A councillor at the centre of a previous row over the future of a Lichfield leisure centre could be axed from a task group looking to develop a replacement facility in the city.
Cllr Jamie Checkland had been earmarked as a member of the cross-party group put together by Lichfield District Council.
But his position is now in doubt after questions were raised over his involvement by another member, Lib Dem representative Cllr Paul Ray, at a meeting of the overview and scrutiny committee.
The six-person group has temporarily been reduced to five members while a decision is made over the councillor’s involvement.
Cllr Tim Matthews, chairman of the leisure, parks and waste management (overview and scrutiny) committee, said:
“At the meeting we discussed who should be on the task group and confirmed the membership of five councillors.
“Following a recommendation by a committee member, we decided to delegate the decision about filling the sixth place to the task group.
“We also acknowledged the huge role the task group will have to play in the development of a new leisure facility in Lichfield, and how crucially important it is that we fully capture community need as we seek to shape the future provision of leisure in Lichfield.”Cllr Tim Matthews, Lichfield District Council
Cllr Checkland’s initial appearance in the task group had raised eyebrows after comments he made during the original battle to save Friary Grange Leisure Centre.
The Conservative member had claimed at a public meeting about keeping the facility open that The Friary School – of which he was a governor – “wanted their facilities back”.
“I’ve been fighting on behalf of The Friary School to get a fair crack of the whip in relation to the facilities and the income that comes in to the school and the way in which the pool and other elements are managed.
“My priority is the children of the school. They are there to be educated and the money that comes into The Friary School should be used for their education.
“For a number of years now, because of the contract signed in 1971 – when it was just a sports centre – the county council was paying a third and the district council paying two thirds. In 1978 a pool was built on the side and the contract was not changed.
“As time has eroded the school has been picking up the county council bill. As it stands, around about £70,000 a year goes towards supporting the sports centre and school – that’s your pupils’ money.
“We gave notice that the school wanted their facilities back. They do belong to the school and they create an income. They were built by the county council as a sports centre and astro turf pitch as part of the school.”Cllr Jamie Checkland speaking at a public meeting in July 2019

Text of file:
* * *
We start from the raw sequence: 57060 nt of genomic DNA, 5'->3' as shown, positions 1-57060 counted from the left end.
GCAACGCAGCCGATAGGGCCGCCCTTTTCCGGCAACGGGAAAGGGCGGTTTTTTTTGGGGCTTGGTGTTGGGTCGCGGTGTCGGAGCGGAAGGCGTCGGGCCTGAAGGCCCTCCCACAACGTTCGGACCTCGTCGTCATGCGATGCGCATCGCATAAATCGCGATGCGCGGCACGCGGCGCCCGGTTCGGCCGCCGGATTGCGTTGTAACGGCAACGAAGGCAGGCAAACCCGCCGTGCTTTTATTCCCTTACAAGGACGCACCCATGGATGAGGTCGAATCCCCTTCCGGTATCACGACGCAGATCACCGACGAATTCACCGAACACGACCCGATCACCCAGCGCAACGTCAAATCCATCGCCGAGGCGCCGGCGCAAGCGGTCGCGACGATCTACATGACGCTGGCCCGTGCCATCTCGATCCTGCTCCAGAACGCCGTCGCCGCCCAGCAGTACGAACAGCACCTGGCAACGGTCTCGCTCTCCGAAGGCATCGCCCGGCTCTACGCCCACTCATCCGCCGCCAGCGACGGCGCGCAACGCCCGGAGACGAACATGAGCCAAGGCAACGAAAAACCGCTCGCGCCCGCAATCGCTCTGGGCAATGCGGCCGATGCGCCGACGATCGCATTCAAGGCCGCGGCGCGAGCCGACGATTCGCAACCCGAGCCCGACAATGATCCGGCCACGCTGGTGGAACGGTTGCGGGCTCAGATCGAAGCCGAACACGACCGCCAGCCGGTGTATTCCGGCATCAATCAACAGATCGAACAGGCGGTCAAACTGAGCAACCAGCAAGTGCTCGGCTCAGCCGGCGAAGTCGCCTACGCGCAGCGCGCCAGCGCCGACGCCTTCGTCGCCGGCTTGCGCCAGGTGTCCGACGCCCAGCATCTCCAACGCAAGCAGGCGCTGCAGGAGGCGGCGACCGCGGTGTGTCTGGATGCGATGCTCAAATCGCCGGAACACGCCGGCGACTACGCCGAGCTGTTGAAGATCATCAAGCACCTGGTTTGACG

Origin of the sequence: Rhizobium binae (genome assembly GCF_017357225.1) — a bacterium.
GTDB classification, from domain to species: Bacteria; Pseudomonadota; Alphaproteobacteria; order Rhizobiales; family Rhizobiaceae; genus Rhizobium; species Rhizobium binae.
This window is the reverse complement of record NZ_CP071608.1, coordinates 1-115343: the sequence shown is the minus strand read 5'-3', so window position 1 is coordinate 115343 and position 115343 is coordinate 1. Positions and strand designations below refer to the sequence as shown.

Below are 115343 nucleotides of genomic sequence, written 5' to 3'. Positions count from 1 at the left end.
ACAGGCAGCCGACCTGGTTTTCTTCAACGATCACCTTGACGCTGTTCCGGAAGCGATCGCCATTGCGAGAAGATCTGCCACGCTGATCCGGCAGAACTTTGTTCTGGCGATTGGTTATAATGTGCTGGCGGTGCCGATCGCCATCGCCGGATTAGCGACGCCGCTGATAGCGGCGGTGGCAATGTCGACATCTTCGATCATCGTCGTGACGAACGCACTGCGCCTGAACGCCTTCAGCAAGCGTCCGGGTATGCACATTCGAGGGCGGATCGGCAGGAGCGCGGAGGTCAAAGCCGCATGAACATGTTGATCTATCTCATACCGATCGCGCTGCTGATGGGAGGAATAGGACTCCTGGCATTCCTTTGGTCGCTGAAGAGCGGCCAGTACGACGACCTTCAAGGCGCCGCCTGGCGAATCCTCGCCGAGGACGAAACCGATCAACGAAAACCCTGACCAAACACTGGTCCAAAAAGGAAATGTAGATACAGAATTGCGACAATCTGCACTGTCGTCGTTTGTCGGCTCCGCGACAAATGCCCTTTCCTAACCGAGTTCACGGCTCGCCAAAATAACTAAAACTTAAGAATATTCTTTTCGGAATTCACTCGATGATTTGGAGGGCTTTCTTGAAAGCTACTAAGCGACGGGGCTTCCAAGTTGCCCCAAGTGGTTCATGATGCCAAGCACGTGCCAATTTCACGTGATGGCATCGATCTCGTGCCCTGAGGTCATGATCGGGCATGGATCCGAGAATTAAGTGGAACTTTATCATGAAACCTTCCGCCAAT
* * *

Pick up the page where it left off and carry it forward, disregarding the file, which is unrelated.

“Code of conduct”
The Friary School’s move to become an academy had been central to the reasoning behind the original plan to shut the neighbouring leisure centre.
Cllr Checkland’s dual role at the council house and as a governor led to another councillor asking whether there was a conflict of interest – with the Conservative representative later apologising for breaching the code of conduct after a debate about the facility.
He eventually opted to step down as a school governor, before resigning from senior roles at the local authority too.
“I do this to ensure the good work that needs to be carried out by these committees is not distracted any further.
“I was grateful for the chance to meet with you where I was able to prove to you my integrity over my past three years involvement concerning the issues at the Friary Grange Leisure Centre.
“I submit this and offer my continuing full support for the future and the progress you going to make.”Cllr Jamie Checkland’s email regarding his resignation from committee roles to Lichfield District Council leader Cllr Doug Pullen
Lichfield Live understands Cllr Checkland will be interviewed by council leader Doug Pullen and cabinet member Liz Little to decide whether he should take up a place on the task group.
“Should have been decided by the scrutiny committee”
Cllr Steve Norman, leader of the Labour opposition group at the council, has criticised a lack of decisive action by the overview and scrutiny committee on the issue of Cllr Checkland’s involvement .
“The decision on who should or should not be on the group should have been decided by the scrutiny committee there and then, but it was left for the leader and cabinet member, to ‘interview’ Cllr Checkland and report back.
“To be fair to the leader, Cllr Doug Pullen, I think he was trying to leave that to the scrutiny chairman, but I got the impression that the cabinet member was in charge of this.
“It’s scrutiny at Lichfield District Council – but not as I know it.”Cllr Steve Norman, Lichfield District Council